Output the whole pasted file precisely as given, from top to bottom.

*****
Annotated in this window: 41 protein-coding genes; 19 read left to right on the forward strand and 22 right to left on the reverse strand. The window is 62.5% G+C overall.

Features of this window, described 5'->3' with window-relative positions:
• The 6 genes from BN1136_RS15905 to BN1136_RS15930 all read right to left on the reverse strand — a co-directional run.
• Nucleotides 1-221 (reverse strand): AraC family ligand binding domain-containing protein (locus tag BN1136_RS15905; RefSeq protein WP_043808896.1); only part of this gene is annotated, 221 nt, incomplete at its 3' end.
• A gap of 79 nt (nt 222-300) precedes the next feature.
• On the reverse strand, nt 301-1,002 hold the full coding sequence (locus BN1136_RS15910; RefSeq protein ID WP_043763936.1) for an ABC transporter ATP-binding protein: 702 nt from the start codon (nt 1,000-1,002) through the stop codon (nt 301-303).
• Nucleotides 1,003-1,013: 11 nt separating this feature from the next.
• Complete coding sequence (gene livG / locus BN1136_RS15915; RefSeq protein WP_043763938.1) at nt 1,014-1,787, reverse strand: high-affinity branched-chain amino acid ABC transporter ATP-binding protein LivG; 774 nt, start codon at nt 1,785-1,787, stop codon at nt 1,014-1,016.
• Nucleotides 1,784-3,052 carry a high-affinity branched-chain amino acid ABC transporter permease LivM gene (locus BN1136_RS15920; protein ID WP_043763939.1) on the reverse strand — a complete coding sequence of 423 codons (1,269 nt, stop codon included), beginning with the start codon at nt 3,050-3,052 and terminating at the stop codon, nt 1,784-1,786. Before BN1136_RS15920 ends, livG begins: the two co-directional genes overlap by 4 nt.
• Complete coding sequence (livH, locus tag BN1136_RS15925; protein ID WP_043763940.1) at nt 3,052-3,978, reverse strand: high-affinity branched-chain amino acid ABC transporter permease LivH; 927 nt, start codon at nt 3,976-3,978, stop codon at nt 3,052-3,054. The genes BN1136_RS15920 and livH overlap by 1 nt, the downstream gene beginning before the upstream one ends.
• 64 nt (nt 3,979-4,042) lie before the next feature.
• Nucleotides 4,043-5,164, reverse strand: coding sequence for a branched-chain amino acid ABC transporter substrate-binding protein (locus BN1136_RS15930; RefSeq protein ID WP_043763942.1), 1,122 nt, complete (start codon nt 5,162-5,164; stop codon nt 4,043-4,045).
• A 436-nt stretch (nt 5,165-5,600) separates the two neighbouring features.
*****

Annotated in this window: 41 protein-coding genes; 19 read left to right on the forward strand and 22 right to left on the reverse strand. The window is 62.5% G+C overall.

Features of this window, described 5'->3' with window-relative positions:
• The 6 genes from BN1136_RS15905 to BN1136_RS15930 all read right to left on the reverse strand — a co-directional run.
• Nucleotides 1-221 (reverse strand): AraC family ligand binding domain-containing protein (locus tag BN1136_RS15905; RefSeq protein WP_043808896.1); only part of this gene is annotated, 221 nt, incomplete at its 3' end.
• A gap of 79 nt (nt 222-300) precedes the next feature.
• On the reverse strand, nt 301-1,002 hold the full coding sequence (locus BN1136_RS15910; RefSeq protein ID WP_043763936.1) for an ABC transporter ATP-binding protein: 702 nt from the start codon (nt 1,000-1,002) through the stop codon (nt 301-303).
• Nucleotides 1,003-1,013: 11 nt separating this feature from the next.
• Complete coding sequence (gene livG / locus BN1136_RS15915; RefSeq protein WP_043763938.1) at nt 1,014-1,787, reverse strand: high-affinity branched-chain amino acid ABC transporter ATP-binding protein LivG; 774 nt, start codon at nt 1,785-1,787, stop codon at nt 1,014-1,016.
• Nucleotides 1,784-3,052 carry a high-affinity branched-chain amino acid ABC transporter permease LivM gene (locus BN1136_RS15920; protein ID WP_043763939.1) on the reverse strand — a complete coding sequence of 423 codons (1,269 nt, stop codon included), beginning with the start codon at nt 3,050-3,052 and terminating at the stop codon, nt 1,784-1,786. Before BN1136_RS15920 ends, livG begins: the two co-directional genes overlap by 4 nt.
• Complete coding sequence (livH, locus tag BN1136_RS15925; protein ID WP_043763940.1) at nt 3,052-3,978, reverse strand: high-affinity branched-chain amino acid ABC transporter permease LivH; 927 nt, start codon at nt 3,976-3,978, stop codon at nt 3,052-3,054. The genes BN1136_RS15920 and livH overlap by 1 nt, the downstream gene beginning before the upstream one ends.
• 64 nt (nt 3,979-4,042) lie before the next feature.
• Nucleotides 4,043-5,164, reverse strand: coding sequence for a branched-chain amino acid ABC transporter substrate-binding protein (locus BN1136_RS15930; RefSeq protein ID WP_043763942.1), 1,122 nt, complete (start codon nt 5,162-5,164; stop codon nt 4,043-4,045).
• A 436-nt stretch (nt 5,165-5,600) separates the two neighbouring features.